A woman from Jackson, New Hampshire, is being accused of a hate crime for allegedly assaulting two people in an effort to remove them from her family's business because of their religion and perceived national origin.
Priscilla Protasowicki, 32, was indicted on two counts of simple assault following an incident at the Covered Bridge Riverview Lodge in April.
The New Hampshire Attorney General's office said the dispute began after a couple from Massachusetts requested a refund. Protasowicki denied the refund request citing the hotel's policy, and allegedly then used physical force to remove the couple, who are Muslim, from the hotel.
"There were comments made about the patrons' religion and national origin. And in particular that they shouldn't be there and aren't supposed to be there because of their religion," says Elizabeth Lahey, director of the N.H. Department of Justice Civil Rights Unit.
(Scroll down to read the full statement.)
According to Lahey, this is the first formal case initiated by the Civil Rights Unit since its creation last December.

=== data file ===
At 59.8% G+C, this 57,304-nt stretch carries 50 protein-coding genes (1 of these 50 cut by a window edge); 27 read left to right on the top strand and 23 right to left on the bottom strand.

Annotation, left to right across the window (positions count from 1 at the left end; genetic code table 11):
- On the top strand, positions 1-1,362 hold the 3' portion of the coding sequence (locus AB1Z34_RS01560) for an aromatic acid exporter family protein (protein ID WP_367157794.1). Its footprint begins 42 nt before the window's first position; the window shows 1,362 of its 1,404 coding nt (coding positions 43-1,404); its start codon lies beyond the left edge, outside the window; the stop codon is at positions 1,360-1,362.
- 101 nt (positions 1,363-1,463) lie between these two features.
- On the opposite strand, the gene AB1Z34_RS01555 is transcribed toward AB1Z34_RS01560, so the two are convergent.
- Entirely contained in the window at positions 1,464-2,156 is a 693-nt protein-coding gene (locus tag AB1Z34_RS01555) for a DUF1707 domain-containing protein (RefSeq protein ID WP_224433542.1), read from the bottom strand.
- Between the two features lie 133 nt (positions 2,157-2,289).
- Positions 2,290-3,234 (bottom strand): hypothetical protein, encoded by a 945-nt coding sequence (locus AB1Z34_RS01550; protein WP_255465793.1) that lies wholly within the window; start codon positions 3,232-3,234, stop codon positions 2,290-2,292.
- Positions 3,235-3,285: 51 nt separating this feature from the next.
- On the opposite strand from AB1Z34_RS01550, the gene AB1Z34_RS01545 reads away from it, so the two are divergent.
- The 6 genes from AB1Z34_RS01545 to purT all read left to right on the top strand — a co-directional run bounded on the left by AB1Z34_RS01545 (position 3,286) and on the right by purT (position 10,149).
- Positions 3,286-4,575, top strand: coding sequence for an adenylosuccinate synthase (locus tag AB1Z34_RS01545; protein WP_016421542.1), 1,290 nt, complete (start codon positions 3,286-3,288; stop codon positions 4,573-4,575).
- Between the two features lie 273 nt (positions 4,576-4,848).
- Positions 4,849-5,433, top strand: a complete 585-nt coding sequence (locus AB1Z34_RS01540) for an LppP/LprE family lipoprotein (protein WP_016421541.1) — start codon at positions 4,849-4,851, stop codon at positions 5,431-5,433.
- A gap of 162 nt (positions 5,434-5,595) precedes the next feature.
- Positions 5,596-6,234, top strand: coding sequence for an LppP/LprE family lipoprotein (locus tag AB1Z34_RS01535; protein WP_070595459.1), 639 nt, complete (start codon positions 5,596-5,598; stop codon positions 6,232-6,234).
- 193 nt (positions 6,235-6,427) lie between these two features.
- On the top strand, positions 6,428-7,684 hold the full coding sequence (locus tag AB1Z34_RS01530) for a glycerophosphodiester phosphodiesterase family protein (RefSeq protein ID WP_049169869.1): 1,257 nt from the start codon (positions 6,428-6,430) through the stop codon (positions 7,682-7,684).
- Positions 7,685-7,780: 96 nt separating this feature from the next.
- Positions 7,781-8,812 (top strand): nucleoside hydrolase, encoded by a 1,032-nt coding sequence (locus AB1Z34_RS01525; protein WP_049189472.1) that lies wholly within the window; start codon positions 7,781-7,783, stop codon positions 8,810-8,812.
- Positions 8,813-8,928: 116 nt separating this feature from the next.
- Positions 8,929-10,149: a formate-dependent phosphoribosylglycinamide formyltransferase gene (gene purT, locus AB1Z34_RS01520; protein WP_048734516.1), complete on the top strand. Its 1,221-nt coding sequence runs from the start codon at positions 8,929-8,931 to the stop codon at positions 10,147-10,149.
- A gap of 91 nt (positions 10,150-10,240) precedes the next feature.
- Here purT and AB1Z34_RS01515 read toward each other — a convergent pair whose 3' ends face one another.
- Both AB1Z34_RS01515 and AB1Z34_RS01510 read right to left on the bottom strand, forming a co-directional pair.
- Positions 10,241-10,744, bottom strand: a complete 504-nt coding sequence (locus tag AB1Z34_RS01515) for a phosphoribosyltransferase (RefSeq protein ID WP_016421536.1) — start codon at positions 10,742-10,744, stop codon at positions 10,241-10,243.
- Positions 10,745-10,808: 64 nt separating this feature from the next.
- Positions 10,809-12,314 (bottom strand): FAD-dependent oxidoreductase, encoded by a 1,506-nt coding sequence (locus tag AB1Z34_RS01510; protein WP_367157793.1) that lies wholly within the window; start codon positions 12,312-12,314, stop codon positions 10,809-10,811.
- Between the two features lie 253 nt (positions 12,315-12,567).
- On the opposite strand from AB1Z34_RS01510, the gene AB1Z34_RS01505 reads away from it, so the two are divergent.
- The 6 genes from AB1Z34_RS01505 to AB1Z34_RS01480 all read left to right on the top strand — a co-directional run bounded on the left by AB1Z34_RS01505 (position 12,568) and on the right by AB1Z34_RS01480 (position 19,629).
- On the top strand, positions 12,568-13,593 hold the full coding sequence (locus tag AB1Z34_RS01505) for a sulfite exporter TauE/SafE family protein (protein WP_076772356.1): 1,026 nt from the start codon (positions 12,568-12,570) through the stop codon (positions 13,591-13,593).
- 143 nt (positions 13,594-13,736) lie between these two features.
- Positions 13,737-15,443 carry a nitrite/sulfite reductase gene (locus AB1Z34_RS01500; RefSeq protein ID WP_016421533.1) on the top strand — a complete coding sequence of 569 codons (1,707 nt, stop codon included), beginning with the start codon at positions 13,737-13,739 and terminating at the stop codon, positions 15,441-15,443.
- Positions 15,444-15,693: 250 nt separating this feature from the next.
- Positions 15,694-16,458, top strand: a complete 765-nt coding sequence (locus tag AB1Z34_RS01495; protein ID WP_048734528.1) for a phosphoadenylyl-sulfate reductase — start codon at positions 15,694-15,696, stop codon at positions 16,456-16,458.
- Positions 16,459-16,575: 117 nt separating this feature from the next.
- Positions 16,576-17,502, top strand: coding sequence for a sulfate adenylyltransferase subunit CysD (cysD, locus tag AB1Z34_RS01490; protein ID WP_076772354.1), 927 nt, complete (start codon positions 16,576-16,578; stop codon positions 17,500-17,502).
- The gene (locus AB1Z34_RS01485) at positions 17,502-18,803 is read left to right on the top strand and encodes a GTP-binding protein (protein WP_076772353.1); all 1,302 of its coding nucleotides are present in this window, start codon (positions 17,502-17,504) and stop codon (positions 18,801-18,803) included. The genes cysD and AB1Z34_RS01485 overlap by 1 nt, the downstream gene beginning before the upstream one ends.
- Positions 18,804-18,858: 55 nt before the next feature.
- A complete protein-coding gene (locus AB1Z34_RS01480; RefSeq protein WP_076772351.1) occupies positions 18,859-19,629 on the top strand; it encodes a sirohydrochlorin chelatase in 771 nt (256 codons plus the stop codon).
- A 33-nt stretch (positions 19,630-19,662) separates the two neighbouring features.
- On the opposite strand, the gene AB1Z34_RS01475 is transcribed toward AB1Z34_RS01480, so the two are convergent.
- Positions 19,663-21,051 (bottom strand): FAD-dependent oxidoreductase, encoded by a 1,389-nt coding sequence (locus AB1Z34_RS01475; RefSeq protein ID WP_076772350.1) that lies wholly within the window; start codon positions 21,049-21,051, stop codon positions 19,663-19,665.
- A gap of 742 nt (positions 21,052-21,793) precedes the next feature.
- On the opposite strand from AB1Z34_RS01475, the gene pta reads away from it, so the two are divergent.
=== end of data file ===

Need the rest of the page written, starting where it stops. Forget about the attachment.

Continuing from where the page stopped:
"New Hampshire thinks of itself sort of immune from these kinds of things, and it's not," says Lahey.
In addition to the criminal proceeding, the Attorney General's office is pursuing charges under the state's Civil Rights Act.
When reached for comment, Protasowicki denied the state's version of events. She says she made no mention of the family's religion during the interaction, and didn't assault them.
"They're making a whole mountain out of a molehill," said Protasowicki. "They basically walked out, I escorted them out. I barely touched the guy, didn't touch the woman at all, and they want to put me in jail?"
The Covered Bridge Riverview Lodge describes itself online as a "warm and friendly inn." Protasowicki says the establishment has served customers from around the globe, including many people of Muslim faith.
She faces up to five years in prison, with each violation of the Civil Rights Act carrying a maximum $5,000 fine.
Protasowicki will be arraigned in Carroll County Superior Court on Aug. 22. A hearing on the alleged Civil Rights Act violations is set for Aug. 24.
(This article was updated Tuesday night with comments from Protasowicki and Attorney Lahey.)
Read the statement here: